In close cooperation with over 20 partners, Kulturprojekte Berlin is organising the Berlin Weekend for Democracy on 18 and 19 March 2023, commemorating the March Revolution of 1848 and its themes. The broad programme ranges from artistic interventions in the urban space to exhibitions, talks, performances and interactive tours. There is an extensive calendar of events.
Image above: Barricade and meeting point for guided tours at the corner of Jägerstraße and Friedrichstraße in Mitte, Photo: Stephanie Schneider
Opening with Federal President Frank-Walter Steinmeier and historic city walk: The Governing Mayor of Berlin Franziska Giffey invited guests to the opening of the Berlin Weekend for Democracy and the first city walk on 18 March 2023 at 11 am. Federal President Frank-Walter Steinmeier also attended the opening as a guest.
Franziska Giffey, the Governing Mayor of Berlin, said: “Today we commemorate the beginning of the March Revolution 175 years ago. On this important day in the history of German democracy, brave men and women rose up and took to the streets and literally to the barricades for a democratic society. Unfortunately, this is often forgotten in historical accounts: The history of democracy is also a women’s history. At a time when women were disadvantaged in the most diverse ways, they took the floor – self-confidently and courageously. Like the men in the revolution, these women risked their lives. The revolution failed – but the cries for freedom, unity and democracy could no longer be dispelled. And with them the calls for women’s rights and equality. Even today, women all over the world are fighting for their rights. Like in Iran, where women and also men are protesting against the oppressive regime and for their freedom rights. Today’s day and the ‘Berlin Weekend for Democracy’ should also make us aware that we as democrats are not only responsible for ourselves. But that this very freedom empowers us to stand up for those who are still fighting for this freedom. I would like to thank the team from Kulturprojekte Berlin for taking us back into exciting history this weekend.”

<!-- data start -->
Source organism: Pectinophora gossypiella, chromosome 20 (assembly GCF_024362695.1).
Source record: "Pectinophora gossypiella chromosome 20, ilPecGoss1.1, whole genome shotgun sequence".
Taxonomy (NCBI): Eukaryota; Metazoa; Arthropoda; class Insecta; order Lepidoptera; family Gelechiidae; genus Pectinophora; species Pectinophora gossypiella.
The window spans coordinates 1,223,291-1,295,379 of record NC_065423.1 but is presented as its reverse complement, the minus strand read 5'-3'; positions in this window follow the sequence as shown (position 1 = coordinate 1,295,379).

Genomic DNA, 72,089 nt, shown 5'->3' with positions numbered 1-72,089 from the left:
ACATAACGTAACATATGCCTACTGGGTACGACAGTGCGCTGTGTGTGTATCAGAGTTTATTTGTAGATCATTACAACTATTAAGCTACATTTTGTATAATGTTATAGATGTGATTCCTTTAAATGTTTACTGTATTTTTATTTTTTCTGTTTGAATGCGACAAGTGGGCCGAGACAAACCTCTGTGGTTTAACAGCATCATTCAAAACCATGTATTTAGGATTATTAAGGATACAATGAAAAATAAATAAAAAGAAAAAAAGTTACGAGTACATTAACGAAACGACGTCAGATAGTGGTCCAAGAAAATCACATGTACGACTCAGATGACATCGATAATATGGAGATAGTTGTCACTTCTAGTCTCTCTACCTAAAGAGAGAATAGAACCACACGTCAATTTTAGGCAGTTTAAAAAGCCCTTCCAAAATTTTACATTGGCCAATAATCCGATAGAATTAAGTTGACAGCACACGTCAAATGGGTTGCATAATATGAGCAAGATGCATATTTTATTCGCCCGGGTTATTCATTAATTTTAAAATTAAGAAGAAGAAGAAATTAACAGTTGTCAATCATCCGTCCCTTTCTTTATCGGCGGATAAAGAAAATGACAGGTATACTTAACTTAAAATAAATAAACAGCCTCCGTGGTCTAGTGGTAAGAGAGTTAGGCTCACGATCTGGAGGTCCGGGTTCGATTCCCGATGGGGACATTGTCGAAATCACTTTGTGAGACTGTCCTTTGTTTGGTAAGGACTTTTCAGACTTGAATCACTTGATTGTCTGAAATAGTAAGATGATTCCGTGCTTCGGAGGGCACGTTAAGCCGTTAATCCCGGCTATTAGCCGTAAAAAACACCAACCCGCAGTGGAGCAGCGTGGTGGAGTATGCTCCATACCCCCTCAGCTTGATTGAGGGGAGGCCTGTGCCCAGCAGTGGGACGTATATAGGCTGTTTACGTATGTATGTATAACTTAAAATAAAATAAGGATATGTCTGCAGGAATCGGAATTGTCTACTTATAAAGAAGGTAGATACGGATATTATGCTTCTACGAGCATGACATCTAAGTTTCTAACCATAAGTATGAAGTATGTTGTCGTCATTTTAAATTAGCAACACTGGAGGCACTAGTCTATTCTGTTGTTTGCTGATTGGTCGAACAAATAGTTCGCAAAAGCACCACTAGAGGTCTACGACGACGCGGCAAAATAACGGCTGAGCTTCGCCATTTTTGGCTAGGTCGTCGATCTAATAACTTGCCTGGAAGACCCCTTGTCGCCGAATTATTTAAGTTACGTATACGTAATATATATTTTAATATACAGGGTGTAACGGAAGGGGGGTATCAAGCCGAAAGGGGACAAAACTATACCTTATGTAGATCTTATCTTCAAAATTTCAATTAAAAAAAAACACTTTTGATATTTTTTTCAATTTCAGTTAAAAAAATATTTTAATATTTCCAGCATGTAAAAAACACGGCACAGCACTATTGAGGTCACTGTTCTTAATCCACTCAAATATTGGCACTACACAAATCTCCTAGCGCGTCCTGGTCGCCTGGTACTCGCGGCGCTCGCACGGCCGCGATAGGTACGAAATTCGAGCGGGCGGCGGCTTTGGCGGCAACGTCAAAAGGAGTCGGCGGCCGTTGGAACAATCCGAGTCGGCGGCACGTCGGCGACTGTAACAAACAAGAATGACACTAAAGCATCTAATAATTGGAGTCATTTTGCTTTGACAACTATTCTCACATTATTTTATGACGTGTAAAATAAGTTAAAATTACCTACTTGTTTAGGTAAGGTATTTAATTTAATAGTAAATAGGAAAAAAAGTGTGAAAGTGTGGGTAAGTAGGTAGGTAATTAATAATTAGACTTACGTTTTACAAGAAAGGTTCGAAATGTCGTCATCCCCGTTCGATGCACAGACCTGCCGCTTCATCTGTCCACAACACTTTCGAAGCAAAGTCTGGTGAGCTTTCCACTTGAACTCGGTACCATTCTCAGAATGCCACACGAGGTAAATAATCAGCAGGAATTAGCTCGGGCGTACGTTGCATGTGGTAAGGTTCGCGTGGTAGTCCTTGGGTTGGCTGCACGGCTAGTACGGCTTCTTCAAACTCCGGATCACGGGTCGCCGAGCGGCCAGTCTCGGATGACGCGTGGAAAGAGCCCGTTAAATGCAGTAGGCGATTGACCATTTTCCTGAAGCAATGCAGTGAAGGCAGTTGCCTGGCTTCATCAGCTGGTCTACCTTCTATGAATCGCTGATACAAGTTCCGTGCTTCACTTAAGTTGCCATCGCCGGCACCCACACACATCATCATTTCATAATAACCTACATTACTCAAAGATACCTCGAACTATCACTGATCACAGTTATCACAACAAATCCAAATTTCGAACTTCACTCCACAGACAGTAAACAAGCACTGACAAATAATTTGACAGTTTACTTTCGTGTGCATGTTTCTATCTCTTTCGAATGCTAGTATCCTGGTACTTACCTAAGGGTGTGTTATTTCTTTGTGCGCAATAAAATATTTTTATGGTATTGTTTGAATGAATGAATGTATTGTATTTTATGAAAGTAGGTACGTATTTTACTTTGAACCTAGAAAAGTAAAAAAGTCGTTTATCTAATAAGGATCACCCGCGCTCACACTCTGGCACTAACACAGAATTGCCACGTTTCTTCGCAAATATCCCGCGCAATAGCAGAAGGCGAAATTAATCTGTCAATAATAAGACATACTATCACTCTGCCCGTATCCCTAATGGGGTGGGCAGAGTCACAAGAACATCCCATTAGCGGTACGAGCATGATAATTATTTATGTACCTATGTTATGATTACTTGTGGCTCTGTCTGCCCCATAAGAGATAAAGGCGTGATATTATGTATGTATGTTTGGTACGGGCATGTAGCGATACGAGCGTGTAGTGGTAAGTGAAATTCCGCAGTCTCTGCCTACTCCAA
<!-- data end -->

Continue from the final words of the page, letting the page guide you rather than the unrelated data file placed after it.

On 18 and 19 March 2023, Berliners and guests are invited to take marked city walks in the footsteps of the revolution. In addition, free guided tours will take place every hour along the route. The starting point is the Installation of a Barricade at the historical site on the corner of Friedrichstraße and Jägerstraße. This impressive intervention in the urban space is modelled on the barricades that were first erected in Berlin in 1848. It puts a piece of democracy history back on the map as a new kind of collective experience. On 18 and 19 March, this is also the central contact point for information about the Berlin Weekend for Democracy.
City markings / barricade: The March Revolution took place on Berlin’s streets – and that’s exactly where we want to make its relevance visible. A barricade is being created in the middle of the city! At a historic site, Kulturprojekte Berlin is putting an extraordinary piece of democratic history back on the map for all Berliners and their guests. In this way, we link today’s Berlin with the people who forever shaped our city and its history with the March Revolution. With informative offers at the info point or as a meeting point for lively city tours in the footsteps of the March Revolution: the barricade installation will become the pulsating hotspot of the Berlin Weekend for Democracy.